Janet Yellen received bipartisan support in her historic appointment as secretary of the Treasury Tuesday. She’s aiming her first big policies at alleviating the economic suffering of women, who saw major losses in the pandemic’s unemployment crisis.
Vice President Kamala Harris swore in Janet Yellen as Treasury secretary on Tuesday. The Senate confirmed Yellen Monday with bipartisan support. Yellen has made clear that among her top priorities are getting economic aid to women, who lost the vast majority of jobs in the past year.
For Courtney Ange of Matthews, North Carolina, child care would make all the difference. The single mother of two has a nonverbal son living with autism. She was forced to quit her job at a grocery store bakery to take care of him and her daughter full-time when schools closed in March 2020.
“I didn’t really have a choice,” Ange told COURIER. “I told my supervisor I had to go home. It’s been a struggle, but I’d rather be home with my babies to make sure they’re okay.” The initial $600 unemployment supplement included in the CARES Act helped, but the Republican-led Senate allowed it to expire in July 2020, leaving millions in the lurch. Since then, she’s been barely making ends meet on an unemployment check of $146 a week.
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“The pandemic has caused widespread devastation,” Yellen told the Senate at her hearing, Politico reported. “Whole industries have paused their work. Eighteen million unemployment insurance claims are being paid every week. Foodbank shelves are going empty. The damage has been sweeping, and as the President-elect said last Thursday, our response must be, too.”
Yellen’s economic recovery plan, via President Joe Biden’s $1.9 trillion aid proposal, focuses on helping the neediest families first, particularly those led by women. Women in the United States lost more than five million jobs in 2020 and 156,000 jobs in December alone. Men, however, gained 16,000 jobs in December, according to the Bureau of Labor Statistics. In addition to job loss because of pandemic-related business closures, school closures and lack of child care have pushed women out of the workforce.
“Where we stand out is that the United States does much less on the front of child care and paid leave than most other developed economies. It’s really critical to address those shortages, and it’s been more than evident in the pandemic,” said Yellen, former Fed chair and White House policy adviser, according to The 19th.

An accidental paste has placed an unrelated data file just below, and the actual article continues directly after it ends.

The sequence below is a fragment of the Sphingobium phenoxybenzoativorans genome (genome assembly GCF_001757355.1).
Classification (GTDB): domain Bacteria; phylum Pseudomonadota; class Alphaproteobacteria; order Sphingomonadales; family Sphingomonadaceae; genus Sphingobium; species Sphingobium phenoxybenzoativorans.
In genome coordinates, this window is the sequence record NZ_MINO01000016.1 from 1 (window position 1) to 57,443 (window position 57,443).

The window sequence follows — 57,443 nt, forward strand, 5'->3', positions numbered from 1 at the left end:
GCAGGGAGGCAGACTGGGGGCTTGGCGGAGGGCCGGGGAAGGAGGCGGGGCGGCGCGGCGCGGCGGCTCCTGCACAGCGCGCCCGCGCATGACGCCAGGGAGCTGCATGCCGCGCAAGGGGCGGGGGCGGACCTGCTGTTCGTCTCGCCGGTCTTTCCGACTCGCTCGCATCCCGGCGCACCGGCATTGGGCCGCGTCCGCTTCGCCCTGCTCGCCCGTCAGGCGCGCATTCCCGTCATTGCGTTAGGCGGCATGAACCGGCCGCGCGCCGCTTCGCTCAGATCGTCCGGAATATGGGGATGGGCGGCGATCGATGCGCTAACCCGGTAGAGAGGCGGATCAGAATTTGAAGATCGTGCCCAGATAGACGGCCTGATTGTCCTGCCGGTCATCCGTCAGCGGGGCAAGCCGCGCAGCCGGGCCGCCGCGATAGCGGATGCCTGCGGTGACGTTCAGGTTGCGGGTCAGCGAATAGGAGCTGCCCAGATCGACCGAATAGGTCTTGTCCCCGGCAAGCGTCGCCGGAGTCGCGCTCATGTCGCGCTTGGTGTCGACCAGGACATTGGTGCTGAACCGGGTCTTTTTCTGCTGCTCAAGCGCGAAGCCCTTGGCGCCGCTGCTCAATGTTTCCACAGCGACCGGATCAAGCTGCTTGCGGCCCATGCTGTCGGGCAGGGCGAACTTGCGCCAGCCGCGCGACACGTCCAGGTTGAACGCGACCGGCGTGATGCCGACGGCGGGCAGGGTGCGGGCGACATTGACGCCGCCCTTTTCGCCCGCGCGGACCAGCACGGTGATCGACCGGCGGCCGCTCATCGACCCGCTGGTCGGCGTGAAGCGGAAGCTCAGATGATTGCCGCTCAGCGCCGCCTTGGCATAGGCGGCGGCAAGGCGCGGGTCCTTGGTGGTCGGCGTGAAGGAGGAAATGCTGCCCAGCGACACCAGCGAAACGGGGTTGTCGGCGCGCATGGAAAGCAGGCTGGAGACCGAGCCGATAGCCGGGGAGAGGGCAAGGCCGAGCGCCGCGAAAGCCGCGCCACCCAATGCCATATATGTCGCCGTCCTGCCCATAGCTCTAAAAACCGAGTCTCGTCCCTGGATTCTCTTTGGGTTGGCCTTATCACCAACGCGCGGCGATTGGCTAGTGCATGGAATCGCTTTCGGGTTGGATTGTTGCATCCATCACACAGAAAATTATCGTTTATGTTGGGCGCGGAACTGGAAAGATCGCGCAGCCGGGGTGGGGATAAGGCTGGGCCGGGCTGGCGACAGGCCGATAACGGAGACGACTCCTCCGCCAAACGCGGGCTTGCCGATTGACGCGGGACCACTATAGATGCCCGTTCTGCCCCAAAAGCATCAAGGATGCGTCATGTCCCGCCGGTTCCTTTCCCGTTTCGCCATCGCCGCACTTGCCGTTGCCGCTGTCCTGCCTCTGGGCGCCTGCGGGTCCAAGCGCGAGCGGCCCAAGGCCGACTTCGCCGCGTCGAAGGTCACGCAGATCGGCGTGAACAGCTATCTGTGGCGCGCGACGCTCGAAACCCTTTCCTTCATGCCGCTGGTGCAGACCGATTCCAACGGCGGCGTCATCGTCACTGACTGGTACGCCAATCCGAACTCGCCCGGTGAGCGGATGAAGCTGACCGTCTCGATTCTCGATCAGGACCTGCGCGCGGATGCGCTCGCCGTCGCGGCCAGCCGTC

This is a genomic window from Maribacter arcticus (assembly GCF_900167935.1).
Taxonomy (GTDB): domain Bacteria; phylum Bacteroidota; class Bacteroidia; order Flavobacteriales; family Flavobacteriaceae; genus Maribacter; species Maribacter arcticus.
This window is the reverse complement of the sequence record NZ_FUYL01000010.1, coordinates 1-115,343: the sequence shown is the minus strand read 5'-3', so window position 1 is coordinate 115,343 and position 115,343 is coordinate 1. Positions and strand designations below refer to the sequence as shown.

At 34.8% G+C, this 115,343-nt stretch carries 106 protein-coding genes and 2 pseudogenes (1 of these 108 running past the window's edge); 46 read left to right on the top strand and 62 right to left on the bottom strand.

Safely reopening schools, procuring more funding for unemployment insurance, boosting the minimum wage, developing a national paid leave policy, rental assistance, addressing food insecurity, and mitigating the child care crisis are all on her agenda.
The final week of Trump’s presidency saw 900,000 new cases filed for unemployment benefits. Black and Latina women, disproportionately represented in the service industry, have been the hardest hit due to pandemic work and school closures that forced them into caregiving for children at home. Currently, Latinas have the highest unemployment rate at 9.1%, while Black women struggle at 8.4% and white women at 5.7%.
“The focus right now is on providing relief and on helping families keep a roof over their head and food on the table,” Yellen said. “But longer-term, I think it’s important to [be]… investing in people, investing in infrastructure, investing in research and development, in manufacturing and things that will create good jobs. To make our economy more productive, we need to think about taxes in the context of a package that aims to do those things.”
She faced pushback from some Republicans cool to the idea of borrowing more money for another stimulus package during an economic downturn on the heels of last year’s package. Yellen was clear that these are emergency aid and longer-term investments in the country’s well-being.
Emergency relief is what Ange needs. Borrowed money from her family has kept her afloat, but she says it can’t last forever.
“Right now, I have to make the choice between being home and helping the kids or making arrangements to go back to work,” she said. “But $146 a week isn’t really doing anything for anybody, and I can’t go back to work unless I have help. Childcare would be very helpful.”
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